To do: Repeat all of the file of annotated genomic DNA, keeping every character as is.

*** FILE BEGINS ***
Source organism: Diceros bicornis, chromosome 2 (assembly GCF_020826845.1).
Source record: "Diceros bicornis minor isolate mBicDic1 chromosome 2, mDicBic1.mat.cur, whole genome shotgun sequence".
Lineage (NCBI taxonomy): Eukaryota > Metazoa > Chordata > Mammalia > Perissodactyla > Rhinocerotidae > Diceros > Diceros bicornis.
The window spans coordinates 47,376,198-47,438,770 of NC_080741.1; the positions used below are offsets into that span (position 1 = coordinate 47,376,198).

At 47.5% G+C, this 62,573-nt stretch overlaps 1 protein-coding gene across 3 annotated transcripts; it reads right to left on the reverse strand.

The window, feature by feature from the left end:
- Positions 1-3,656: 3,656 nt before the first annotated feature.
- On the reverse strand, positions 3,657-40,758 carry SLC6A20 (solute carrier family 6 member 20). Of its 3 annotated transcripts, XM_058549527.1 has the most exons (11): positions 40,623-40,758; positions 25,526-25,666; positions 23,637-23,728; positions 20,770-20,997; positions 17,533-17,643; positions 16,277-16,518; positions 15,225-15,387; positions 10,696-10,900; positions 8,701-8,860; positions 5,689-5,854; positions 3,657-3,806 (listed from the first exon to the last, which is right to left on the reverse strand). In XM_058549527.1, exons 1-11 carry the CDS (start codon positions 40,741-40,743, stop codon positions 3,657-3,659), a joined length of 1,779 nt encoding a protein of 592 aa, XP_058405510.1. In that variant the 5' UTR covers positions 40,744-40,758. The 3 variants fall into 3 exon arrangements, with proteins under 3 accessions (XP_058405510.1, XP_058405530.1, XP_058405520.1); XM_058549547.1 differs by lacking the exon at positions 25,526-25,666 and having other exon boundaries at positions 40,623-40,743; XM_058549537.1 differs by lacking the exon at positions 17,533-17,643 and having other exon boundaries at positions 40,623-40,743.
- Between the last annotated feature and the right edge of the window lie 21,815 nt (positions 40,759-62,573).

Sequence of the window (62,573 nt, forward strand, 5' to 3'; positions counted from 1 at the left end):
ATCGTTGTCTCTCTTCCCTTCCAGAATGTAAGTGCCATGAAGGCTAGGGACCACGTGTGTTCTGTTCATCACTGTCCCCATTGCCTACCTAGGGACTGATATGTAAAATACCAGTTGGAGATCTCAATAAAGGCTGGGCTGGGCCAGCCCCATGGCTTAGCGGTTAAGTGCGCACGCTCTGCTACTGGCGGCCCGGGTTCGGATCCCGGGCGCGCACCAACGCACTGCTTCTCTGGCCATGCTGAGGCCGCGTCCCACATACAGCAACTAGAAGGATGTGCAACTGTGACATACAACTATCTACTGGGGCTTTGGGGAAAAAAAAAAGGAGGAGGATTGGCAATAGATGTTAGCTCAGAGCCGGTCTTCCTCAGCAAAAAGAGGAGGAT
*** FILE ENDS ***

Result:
Source organism: Diceros bicornis, chromosome 2 (assembly GCF_020826845.1).
Source record: "Diceros bicornis minor isolate mBicDic1 chromosome 2, mDicBic1.mat.cur, whole genome shotgun sequence".
Lineage (NCBI taxonomy): Eukaryota > Metazoa > Chordata > Mammalia > Perissodactyla > Rhinocerotidae > Diceros > Diceros bicornis.
The window spans coordinates 47,376,198-47,438,770 of NC_080741.1; the positions used below are offsets into that span (position 1 = coordinate 47,376,198).

At 47.5% G+C, this 62,573-nt stretch overlaps 1 protein-coding gene across 3 annotated transcripts; it reads right to left on the reverse strand.

The window, feature by feature from the left end:
- Positions 1-3,656: 3,656 nt before the first annotated feature.
- On the reverse strand, positions 3,657-40,758 carry SLC6A20 (solute carrier family 6 member 20). Of its 3 annotated transcripts, XM_058549527.1 has the most exons (11): positions 40,623-40,758; positions 25,526-25,666; positions 23,637-23,728; positions 20,770-20,997; positions 17,533-17,643; positions 16,277-16,518; positions 15,225-15,387; positions 10,696-10,900; positions 8,701-8,860; positions 5,689-5,854; positions 3,657-3,806 (listed from the first exon to the last, which is right to left on the reverse strand). In XM_058549527.1, exons 1-11 carry the CDS (start codon positions 40,741-40,743, stop codon positions 3,657-3,659), a joined length of 1,779 nt encoding a protein of 592 aa, XP_058405510.1. In that variant the 5' UTR covers positions 40,744-40,758. The 3 variants fall into 3 exon arrangements, with proteins under 3 accessions (XP_058405510.1, XP_058405530.1, XP_058405520.1); XM_058549547.1 differs by lacking the exon at positions 25,526-25,666 and having other exon boundaries at positions 40,623-40,743; XM_058549537.1 differs by lacking the exon at positions 17,533-17,643 and having other exon boundaries at positions 40,623-40,743.
- Between the last annotated feature and the right edge of the window lie 21,815 nt (positions 40,759-62,573).

Sequence of the window (62,573 nt, forward strand, 5' to 3'; positions counted from 1 at the left end):
ATCGTTGTCTCTCTTCCCTTCCAGAATGTAAGTGCCATGAAGGCTAGGGACCACGTGTGTTCTGTTCATCACTGTCCCCATTGCCTACCTAGGGACTGATATGTAAAATACCAGTTGGAGATCTCAATAAAGGCTGGGCTGGGCCAGCCCCATGGCTTAGCGGTTAAGTGCGCACGCTCTGCTACTGGCGGCCCGGGTTCGGATCCCGGGCGCGCACCAACGCACTGCTTCTCTGGCCATGCTGAGGCCGCGTCCCACATACAGCAACTAGAAGGATGTGCAACTGTGACATACAACTATCTACTGGGGCTTTGGGGAAAAAAAAAAGGAGGAGGATTGGCAATAGATGTTAGCTCAGAGCCGGTCTTCCTCAGCAAAAAGAGGAGGAT